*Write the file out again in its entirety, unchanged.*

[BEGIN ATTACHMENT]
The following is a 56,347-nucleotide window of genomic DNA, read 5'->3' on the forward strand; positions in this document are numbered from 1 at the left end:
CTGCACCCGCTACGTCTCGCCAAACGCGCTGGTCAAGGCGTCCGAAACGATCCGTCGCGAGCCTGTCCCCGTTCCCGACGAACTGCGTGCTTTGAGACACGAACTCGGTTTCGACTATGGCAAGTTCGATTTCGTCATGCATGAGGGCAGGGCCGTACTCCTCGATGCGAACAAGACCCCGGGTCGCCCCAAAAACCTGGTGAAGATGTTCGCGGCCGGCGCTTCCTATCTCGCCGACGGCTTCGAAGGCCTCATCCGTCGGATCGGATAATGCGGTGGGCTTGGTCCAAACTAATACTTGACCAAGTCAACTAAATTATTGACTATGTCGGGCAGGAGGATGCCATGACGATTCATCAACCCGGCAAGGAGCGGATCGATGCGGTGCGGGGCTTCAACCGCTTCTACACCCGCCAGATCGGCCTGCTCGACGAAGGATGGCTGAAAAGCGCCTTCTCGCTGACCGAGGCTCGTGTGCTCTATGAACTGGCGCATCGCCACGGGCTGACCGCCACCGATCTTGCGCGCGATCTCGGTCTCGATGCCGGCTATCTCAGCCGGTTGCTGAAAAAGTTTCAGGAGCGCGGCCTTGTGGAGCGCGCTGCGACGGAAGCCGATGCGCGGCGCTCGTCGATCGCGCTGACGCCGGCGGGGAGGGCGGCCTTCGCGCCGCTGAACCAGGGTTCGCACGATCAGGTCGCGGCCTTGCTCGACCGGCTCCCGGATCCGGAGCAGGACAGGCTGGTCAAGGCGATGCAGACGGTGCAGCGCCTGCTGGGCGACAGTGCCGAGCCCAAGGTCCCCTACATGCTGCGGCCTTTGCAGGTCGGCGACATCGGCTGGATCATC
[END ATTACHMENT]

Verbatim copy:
The following is a 56,347-nucleotide window of genomic DNA, read 5'->3' on the forward strand; positions in this document are numbered from 1 at the left end:
CTGCACCCGCTACGTCTCGCCAAACGCGCTGGTCAAGGCGTCCGAAACGATCCGTCGCGAGCCTGTCCCCGTTCCCGACGAACTGCGTGCTTTGAGACACGAACTCGGTTTCGACTATGGCAAGTTCGATTTCGTCATGCATGAGGGCAGGGCCGTACTCCTCGATGCGAACAAGACCCCGGGTCGCCCCAAAAACCTGGTGAAGATGTTCGCGGCCGGCGCTTCCTATCTCGCCGACGGCTTCGAAGGCCTCATCCGTCGGATCGGATAATGCGGTGGGCTTGGTCCAAACTAATACTTGACCAAGTCAACTAAATTATTGACTATGTCGGGCAGGAGGATGCCATGACGATTCATCAACCCGGCAAGGAGCGGATCGATGCGGTGCGGGGCTTCAACCGCTTCTACACCCGCCAGATCGGCCTGCTCGACGAAGGATGGCTGAAAAGCGCCTTCTCGCTGACCGAGGCTCGTGTGCTCTATGAACTGGCGCATCGCCACGGGCTGACCGCCACCGATCTTGCGCGCGATCTCGGTCTCGATGCCGGCTATCTCAGCCGGTTGCTGAAAAAGTTTCAGGAGCGCGGCCTTGTGGAGCGCGCTGCGACGGAAGCCGATGCGCGGCGCTCGTCGATCGCGCTGACGCCGGCGGGGAGGGCGGCCTTCGCGCCGCTGAACCAGGGTTCGCACGATCAGGTCGCGGCCTTGCTCGACCGGCTCCCGGATCCGGAGCAGGACAGGCTGGTCAAGGCGATGCAGACGGTGCAGCGCCTGCTGGGCGACAGTGCCGAGCCCAAGGTCCCCTACATGCTGCGGCCTTTGCAGGTCGGCGACATCGGCTGGATCATC